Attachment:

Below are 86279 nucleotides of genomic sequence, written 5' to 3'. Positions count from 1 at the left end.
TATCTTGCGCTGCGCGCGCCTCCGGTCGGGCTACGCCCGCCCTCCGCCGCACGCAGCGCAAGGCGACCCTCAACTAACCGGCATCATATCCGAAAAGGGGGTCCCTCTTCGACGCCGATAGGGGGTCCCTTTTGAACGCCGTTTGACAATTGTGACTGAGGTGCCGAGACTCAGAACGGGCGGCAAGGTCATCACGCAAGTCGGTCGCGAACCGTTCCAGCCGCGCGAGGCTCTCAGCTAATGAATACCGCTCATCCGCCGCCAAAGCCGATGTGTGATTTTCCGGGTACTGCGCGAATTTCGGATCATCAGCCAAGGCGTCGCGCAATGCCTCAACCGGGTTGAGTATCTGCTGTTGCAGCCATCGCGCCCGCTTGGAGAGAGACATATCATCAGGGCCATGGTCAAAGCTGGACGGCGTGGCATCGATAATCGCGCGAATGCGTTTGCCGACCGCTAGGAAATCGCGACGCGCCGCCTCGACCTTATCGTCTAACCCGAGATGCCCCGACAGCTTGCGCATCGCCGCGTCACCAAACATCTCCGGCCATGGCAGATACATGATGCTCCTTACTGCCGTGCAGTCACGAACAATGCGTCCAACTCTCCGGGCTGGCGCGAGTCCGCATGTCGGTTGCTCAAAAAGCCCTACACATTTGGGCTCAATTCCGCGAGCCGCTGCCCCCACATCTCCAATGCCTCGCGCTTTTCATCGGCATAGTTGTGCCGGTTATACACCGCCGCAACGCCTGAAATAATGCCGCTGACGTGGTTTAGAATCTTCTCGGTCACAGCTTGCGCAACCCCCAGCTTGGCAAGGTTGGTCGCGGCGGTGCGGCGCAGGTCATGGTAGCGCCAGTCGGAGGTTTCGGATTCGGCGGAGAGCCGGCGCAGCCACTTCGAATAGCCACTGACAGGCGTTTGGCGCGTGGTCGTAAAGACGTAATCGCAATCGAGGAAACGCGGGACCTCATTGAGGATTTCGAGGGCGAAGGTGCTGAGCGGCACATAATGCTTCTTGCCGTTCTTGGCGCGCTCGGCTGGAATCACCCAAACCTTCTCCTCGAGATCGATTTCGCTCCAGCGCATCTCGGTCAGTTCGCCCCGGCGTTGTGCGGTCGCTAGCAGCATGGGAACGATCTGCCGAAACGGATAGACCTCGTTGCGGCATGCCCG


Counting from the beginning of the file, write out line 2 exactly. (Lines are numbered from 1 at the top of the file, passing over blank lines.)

TATCTTGCGCTGCGCGCGCCTCCGGTCGGGCTACGCCCGCCCTCCGCCGCACGCAGCGCAAGGCGACCCTCAACTAACCGGCATCATATCCGAAAAGGGGGTCCCTCTTCGACGCCGATAGGGGGTCCCTTTTGAACGCCGTTTGACAATTGTGACTGAGGTGCCGAGACTCAGAACGGGCGGCAAGGTCATCACGCAAGTCGGTCGCGAACCGTTCCAGCCGCGCGAGGCTCTCAGCTAATGAATACCGCTCATCCGCCGCCAAAGCCGATGTGTGATTTTCCGGGTACTGCGCGAATTTCGGATCATCAGCCAAGGCGTCGCGCAATGCCTCAACCGGGTTGAGTATCTGCTGTTGCAGCCATCGCGCCCGCTTGGAGAGAGACATATCATCAGGGCCATGGTCAAAGCTGGACGGCGTGGCATCGATAATCGCGCGAATGCGTTTGCCGACCGCTAGGAAATCGCGACGCGCCGCCTCGACCTTATCGTCTAACCCGAGATGCCCCGACAGCTTGCGCATCGCCGCGTCACCAAACATCTCCGGCCATGGCAGATACATGATGCTCCTTACTGCCGTGCAGTCACGAACAATGCGTCCAACTCTCCGGGCTGGCGCGAGTCCGCATGTCGGTTGCTCAAAAAGCCCTACACATTTGGGCTCAATTCCGCGAGCCGCTGCCCCCACATCTCCAATGCCTCGCGCTTTTCATCGGCATAGTTGTGCCGGTTATACACCGCCGCAACGCCTGAAATAATGCCGCTGACGTGGTTTAGAATCTTCTCGGTCACAGCTTGCGCAACCCCCAGCTTGGCAAGGTTGGTCGCGGCGGTGCGGCGCAGGTCATGGTAGCGCCAGTCGGAGGTTTCGGATTCGGCGGAGAGCCGGCGCAGCCACTTCGAATAGCCACTGACAGGCGTTTGGCGCGTGGTCGTAAAGACGTAATCGCAATCGAGGAAACGCGGGACCTCATTGAGGATTTCGAGGGCGAAGGTGCTGAGCGGCACATAATGCTTCTTGCCGTTCTTGGCGCGCTCGGCTGGAATCACCCAAACCTTCTCCTCGAGATCGATTTCGCTCCAGCGCATCTCGGTCAGTTCGCCCCGGCGTTGTGCGGTCGCTAGCAGCATGGGAACGATCTGCCGAAACGGATAGACCTCGTTGCGGCATGCCCG